We showed that activity in ipsilateral SI in normal subjects decreases not only during the anticipation of a stimulus but also during actual somatosensory stimulation. [5] In another recent study in healthy volunteers, we found strong evidence for ipsilateral deactivations in SI (Figure 1). Taken together, the ipsilateral deactivation following allodynic brushing is unlikely to be linked to the chronic pain state. The most parsimonious explanation is that it reflects top-down anticipatory modulation elicited by attention to the expected stimulus.
1. Maihofner C, Handwerker HO, Birklein F. Functional imaging of allodynia in complex regional pain syndrome. Neurology 2006; 66: 711-7.
2. Witting N, Kupers RC, Svensson P, Jensen TS. A PET activation study of brush-evoked allodynia in patients with nerve injury pain. Pain 2006; 120: 145-54.
3. Peyron R, Schneider F, Faillenot I, Convers P, Barral FG, Garcia- Larrea L, Laurent B. An fMRI study of cortical representation of mechanical allodynia in patients with neuropathic pain. Neurology 2004; 63: 1838-46.
4. Drevets WC, Burton H, Videen TO, Snyder AZ, Simpson JR Jr, Raichle ME. Blood flow changes in human somatosensory cortex during anticipated stimulation. Nature 1995; 373: 249-52.
5. Kupers R, Svensson S, Jensen TS. Central representation of muscle pain and mechanical hyperesthesia in the orofacial region: a positron emission tomography study. Pain 2004, 108: 284-93.
Disclosure: The author reports no conflicts of interest.

The authors replied:

Christian Maihöfner, Department of Neurology, University of Erlangen Frank Birklein; Department of Neurology; University of Mainz; Germany
Schwabachanlage 6, 91054 Erlangen, Germany
We thank Dr. Kupers for his comments on our article. [1] The patients investigated in our study had no skin nerve lesions and had a moderate time in pain. Furthermore, we agree that one potential advantage of our study is that our patient group was homogenous with allodynia in one body region – hands. Dr. Kupers et al [2] and Dr. Peyron et al [3] investigated patients who complained of allodynia in very different body regions. In Peyron´s study [3], a significant proportion of patients even had pain from central origin (stroke). For stroke, significant central reorganization is obvious, but whether peripheral nerve lesions indeed affect encoding of allodynia in a way so that it occurs primarily in the ipsilateral brain hemisphere is speculative.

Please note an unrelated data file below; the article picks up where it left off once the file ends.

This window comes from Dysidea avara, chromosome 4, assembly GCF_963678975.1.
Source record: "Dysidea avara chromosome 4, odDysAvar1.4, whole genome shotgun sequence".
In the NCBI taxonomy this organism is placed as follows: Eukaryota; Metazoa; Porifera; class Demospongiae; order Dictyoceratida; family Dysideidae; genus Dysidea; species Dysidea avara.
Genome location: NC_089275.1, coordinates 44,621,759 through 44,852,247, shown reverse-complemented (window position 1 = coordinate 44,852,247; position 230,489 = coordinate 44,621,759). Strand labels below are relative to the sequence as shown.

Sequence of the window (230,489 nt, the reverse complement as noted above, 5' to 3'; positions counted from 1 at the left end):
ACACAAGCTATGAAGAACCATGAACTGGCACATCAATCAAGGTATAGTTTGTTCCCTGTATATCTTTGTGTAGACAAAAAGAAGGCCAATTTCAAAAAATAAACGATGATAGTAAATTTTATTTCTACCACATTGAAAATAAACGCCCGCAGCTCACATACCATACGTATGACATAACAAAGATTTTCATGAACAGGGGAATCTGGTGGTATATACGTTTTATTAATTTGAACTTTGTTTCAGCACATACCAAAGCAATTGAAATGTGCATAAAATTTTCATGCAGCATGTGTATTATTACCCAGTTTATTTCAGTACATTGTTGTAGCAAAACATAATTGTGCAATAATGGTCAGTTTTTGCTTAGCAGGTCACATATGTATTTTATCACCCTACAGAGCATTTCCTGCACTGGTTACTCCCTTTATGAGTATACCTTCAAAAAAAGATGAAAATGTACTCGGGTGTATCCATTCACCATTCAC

We also found bilateral responses after allodynic brushing in the medial affective pain system, as has been recently reported. [6] It seems reasonable that the major afferent pathways of touching, regardless of pain project in the lateral somatosensory discriminative system on the contralateral side as has been found in a previous PET- study of Dr. Witting and Dr. Kupers in experimental allodynia. [7] This confirms recent fMRI studies of our group. [8]
Regarding Dr. Kupers second point, we did not observe ipsilateral S1 deactivation after allodynic brushing. We observed ipsilateral S1 deactivation only after pleasant and non-painful brushing the healthy limb. We observed no ipsilateral deactivation during painful allodynia brushing when anticipation of the pain should be more intense than during pleasant touch. We continue to assume that ipsilateral S1 deactivation could be related to tonic activation of this brain region in unilateral chronic pain. Possibly tonic pre- activation also underlies the inconstant activation of the contralateral brain region as discussed above.
The increase of regional cerebral blood flow during brain activation (underlying BOLD effect and PET activation) will not be endless; there must be some asymptotic approach to a ceiling. We do agree that during somatosensory stimulation other leading sensory systems like visual or vestibular systems might become deactivated. This was one result of our study (see figure (E) F2). The underlying mechanisms and significance of BOLD deactivations are controversial. It is unclear what deactivations of the BOLD signal really mean (e.g. neuronal deactivation and or shift of attention). Further studies are needed to investigate the causes of ipsilateral S1 deactivation.

6. Schweinhardt P, Glynn C, Brooks J, McQuay H, Jack T, Chessell I et al. An fMRI study of cerebral processing of brush-evoked allodynia in neuropathic pain patients. Neuroimage 2006.
7. Witting N, Kupers RC, Svensson P, Arendt-Nielsen L, Gjedde A, Jensen TS. Experimental brush-evoked allodynia activates posterior parietal cortex. Neurology 2001;57:1817-1824.
8. Maihofner C, Schmelz M, Forster C, Neundorfer B, Handwerker HO. Neural activation during experimental allodynia: a functional magnetic resonance imaging study. Eur J Neurosci 2004;19:3211-3218.
Disclosure: The authors report no conflicts of interest.

© 2013 L. Ryan